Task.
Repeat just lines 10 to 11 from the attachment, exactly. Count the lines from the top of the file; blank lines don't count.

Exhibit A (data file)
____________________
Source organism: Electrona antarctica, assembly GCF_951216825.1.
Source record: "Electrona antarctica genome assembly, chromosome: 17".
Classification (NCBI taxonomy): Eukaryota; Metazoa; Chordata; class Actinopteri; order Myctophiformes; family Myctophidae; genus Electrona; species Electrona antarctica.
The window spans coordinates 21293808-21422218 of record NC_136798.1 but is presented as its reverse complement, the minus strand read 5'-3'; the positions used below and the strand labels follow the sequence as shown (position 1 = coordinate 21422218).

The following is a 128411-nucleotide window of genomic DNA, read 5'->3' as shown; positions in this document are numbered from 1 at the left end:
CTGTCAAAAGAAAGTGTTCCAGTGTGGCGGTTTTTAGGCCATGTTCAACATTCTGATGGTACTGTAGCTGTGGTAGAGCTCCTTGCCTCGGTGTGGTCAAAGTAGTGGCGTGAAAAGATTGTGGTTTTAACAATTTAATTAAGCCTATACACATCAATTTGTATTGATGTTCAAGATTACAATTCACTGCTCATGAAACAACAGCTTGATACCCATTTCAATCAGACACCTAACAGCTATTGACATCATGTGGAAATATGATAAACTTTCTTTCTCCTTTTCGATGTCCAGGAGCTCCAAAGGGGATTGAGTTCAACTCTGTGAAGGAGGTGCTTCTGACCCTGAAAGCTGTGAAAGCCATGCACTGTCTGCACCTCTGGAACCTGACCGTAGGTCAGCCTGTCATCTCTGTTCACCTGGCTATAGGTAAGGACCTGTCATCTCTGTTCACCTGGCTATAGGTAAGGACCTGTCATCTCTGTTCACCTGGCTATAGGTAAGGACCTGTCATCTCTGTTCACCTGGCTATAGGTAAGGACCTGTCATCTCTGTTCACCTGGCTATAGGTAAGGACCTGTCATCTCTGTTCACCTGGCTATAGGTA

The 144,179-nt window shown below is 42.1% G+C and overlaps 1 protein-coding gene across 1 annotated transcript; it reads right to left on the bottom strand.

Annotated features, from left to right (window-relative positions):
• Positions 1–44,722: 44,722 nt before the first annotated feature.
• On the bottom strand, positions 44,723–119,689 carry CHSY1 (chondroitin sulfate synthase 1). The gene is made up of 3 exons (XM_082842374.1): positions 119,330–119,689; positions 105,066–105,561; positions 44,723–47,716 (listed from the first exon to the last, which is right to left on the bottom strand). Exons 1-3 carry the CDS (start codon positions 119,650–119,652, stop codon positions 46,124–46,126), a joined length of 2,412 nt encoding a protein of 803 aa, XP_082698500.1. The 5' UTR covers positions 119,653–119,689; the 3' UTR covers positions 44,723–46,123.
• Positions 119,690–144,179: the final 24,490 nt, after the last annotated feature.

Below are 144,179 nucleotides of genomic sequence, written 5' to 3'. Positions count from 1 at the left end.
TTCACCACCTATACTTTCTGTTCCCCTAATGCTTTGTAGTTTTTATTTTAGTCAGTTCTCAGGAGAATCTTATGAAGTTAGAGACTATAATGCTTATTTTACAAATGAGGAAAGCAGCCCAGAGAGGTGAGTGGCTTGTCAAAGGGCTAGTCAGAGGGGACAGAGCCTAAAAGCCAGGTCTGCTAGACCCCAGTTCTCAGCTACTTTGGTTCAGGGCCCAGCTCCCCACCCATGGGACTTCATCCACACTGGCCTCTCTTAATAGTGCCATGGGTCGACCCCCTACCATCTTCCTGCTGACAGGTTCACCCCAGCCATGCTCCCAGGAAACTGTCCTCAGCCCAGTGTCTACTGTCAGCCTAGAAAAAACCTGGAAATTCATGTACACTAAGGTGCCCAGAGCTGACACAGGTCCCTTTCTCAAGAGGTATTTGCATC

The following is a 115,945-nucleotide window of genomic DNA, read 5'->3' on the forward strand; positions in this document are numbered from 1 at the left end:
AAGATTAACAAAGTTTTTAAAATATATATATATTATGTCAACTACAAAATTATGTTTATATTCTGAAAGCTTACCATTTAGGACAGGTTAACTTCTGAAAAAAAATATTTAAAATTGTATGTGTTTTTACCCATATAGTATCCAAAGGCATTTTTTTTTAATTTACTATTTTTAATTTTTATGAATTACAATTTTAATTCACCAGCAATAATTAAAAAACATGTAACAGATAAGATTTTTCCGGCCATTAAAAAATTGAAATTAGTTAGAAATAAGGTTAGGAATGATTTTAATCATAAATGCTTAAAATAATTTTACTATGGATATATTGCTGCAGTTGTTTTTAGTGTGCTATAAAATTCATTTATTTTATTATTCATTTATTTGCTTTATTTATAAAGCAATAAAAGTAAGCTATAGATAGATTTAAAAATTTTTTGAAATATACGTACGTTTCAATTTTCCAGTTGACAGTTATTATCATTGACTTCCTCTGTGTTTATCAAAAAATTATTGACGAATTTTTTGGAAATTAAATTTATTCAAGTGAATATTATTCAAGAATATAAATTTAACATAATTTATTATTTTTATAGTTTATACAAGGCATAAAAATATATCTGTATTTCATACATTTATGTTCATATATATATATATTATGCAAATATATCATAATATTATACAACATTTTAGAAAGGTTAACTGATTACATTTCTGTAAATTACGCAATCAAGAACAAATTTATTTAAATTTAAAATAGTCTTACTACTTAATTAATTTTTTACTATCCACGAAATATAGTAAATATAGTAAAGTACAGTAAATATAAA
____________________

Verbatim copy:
• On the bottom strand, positions 44,723–119,689 carry CHSY1 (chondroitin sulfate synthase 1). The gene is made up of 3 exons (XM_082842374.1): positions 119,330–119,689; positions 105,066–105,561; positions 44,723–47,716 (listed from the first exon to the last, which is right to left on the bottom strand). Exons 1-3 carry the CDS (start codon positions 119,650–119,652, stop codon positions 46,124–46,126), a joined length of 2,412 nt encoding a protein of 803 aa, XP_082698500.1. The 5' UTR covers positions 119,653–119,689; the 3' UTR covers positions 44,723–46,123.
• Positions 119,690–144,179: the final 24,490 nt, after the last annotated feature.